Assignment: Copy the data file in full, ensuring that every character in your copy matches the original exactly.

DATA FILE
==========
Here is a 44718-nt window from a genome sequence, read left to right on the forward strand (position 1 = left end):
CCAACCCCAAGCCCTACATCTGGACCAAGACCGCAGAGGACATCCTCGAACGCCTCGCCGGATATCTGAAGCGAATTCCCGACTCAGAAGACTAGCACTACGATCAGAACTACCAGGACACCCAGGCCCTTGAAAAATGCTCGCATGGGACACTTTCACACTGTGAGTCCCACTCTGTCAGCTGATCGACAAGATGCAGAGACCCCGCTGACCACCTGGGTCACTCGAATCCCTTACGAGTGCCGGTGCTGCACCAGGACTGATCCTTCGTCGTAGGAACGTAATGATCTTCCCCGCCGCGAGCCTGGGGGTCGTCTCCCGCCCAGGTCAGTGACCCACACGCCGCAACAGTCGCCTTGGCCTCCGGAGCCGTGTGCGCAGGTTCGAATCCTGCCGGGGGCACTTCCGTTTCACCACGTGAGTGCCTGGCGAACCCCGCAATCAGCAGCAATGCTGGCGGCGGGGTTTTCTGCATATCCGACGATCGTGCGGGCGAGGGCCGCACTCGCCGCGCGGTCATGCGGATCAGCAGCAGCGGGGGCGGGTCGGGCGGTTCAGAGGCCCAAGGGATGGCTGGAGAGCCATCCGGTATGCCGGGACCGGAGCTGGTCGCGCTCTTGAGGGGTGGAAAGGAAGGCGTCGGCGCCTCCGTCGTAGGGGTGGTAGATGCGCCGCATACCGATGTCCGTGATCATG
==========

Here is a 44718-nt window from a genome sequence, read left to right on the forward strand (position 1 = left end):
CCAACCCCAAGCCCTACATCTGGACCAAGACCGCAGAGGACATCCTCGAACGCCTCGCCGGATATCTGAAGCGAATTCCCGACTCAGAAGACTAGCACTACGATCAGAACTACCAGGACACCCAGGCCCTTGAAAAATGCTCGCATGGGACACTTTCACACTGTGAGTCCCACTCTGTCAGCTGATCGACAAGATGCAGAGACCCCGCTGACCACCTGGGTCACTCGAATCCCTTACGAGTGCCGGTGCTGCACCAGGACTGATCCTTCGTCGTAGGAACGTAATGATCTTCCCCGCCGCGAGCCTGGGGGTCGTCTCCCGCCCAGGTCAGTGACCCACACGCCGCAACAGTCGCCTTGGCCTCCGGAGCCGTGTGCGCAGGTTCGAATCCTGCCGGGGGCACTTCCGTTTCACCACGTGAGTGCCTGGCGAACCCCGCAATCAGCAGCAATGCTGGCGGCGGGGTTTTCTGCATATCCGACGATCGTGCGGGCGAGGGCCGCACTCGCCGCGCGGTCATGCGGATCAGCAGCAGCGGGGGCGGGTCGGGCGGTTCAGAGGCCCAAGGGATGGCTGGAGAGCCATCCGGTATGCCGGGACCGGAGCTGGTCGCGCTCTTGAGGGGTGGAAAGGAAGGCGTCGGCGCCTCCGTCGTAGGGGTGGTAGATGCGCCGCATACCGATGTCCGTGATCATG